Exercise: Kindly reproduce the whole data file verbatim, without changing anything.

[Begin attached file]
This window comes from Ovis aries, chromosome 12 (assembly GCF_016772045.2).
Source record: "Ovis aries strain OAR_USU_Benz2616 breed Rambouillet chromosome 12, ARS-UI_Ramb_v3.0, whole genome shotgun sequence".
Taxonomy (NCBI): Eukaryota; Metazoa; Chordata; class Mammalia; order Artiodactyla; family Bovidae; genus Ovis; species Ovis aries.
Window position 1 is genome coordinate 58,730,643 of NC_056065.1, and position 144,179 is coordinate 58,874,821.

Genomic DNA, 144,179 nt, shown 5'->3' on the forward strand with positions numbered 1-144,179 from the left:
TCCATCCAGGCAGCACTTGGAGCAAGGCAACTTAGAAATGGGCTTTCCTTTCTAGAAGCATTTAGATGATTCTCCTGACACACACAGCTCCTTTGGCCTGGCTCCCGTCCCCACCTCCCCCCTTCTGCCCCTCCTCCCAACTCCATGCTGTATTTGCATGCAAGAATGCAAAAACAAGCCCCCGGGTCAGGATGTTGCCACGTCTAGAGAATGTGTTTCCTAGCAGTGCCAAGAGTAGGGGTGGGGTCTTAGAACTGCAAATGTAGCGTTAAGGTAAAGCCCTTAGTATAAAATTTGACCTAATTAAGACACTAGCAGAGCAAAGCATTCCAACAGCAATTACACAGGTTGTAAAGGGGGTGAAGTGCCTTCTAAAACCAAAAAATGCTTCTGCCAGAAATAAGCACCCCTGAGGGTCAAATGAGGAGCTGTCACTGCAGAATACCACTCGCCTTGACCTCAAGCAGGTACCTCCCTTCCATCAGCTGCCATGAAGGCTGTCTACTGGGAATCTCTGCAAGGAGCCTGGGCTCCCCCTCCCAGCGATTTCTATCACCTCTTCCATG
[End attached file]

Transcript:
This window comes from Ovis aries, chromosome 12 (assembly GCF_016772045.2).
Source record: "Ovis aries strain OAR_USU_Benz2616 breed Rambouillet chromosome 12, ARS-UI_Ramb_v3.0, whole genome shotgun sequence".
Taxonomy (NCBI): Eukaryota; Metazoa; Chordata; class Mammalia; order Artiodactyla; family Bovidae; genus Ovis; species Ovis aries.
Window position 1 is genome coordinate 58,730,643 of NC_056065.1, and position 144,179 is coordinate 58,874,821.

Genomic DNA, 144,179 nt, shown 5'->3' on the forward strand with positions numbered 1-144,179 from the left:
TCCATCCAGGCAGCACTTGGAGCAAGGCAACTTAGAAATGGGCTTTCCTTTCTAGAAGCATTTAGATGATTCTCCTGACACACACAGCTCCTTTGGCCTGGCTCCCGTCCCCACCTCCCCCCTTCTGCCCCTCCTCCCAACTCCATGCTGTATTTGCATGCAAGAATGCAAAAACAAGCCCCCGGGTCAGGATGTTGCCACGTCTAGAGAATGTGTTTCCTAGCAGTGCCAAGAGTAGGGGTGGGGTCTTAGAACTGCAAATGTAGCGTTAAGGTAAAGCCCTTAGTATAAAATTTGACCTAATTAAGACACTAGCAGAGCAAAGCATTCCAACAGCAATTACACAGGTTGTAAAGGGGGTGAAGTGCCTTCTAAAACCAAAAAATGCTTCTGCCAGAAATAAGCACCCCTGAGGGTCAAATGAGGAGCTGTCACTGCAGAATACCACTCGCCTTGACCTCAAGCAGGTACCTCCCTTCCATCAGCTGCCATGAAGGCTGTCTACTGGGAATCTCTGCAAGGAGCCTGGGCTCCCCCTCCCAGCGATTTCTATCACCTCTTCCATG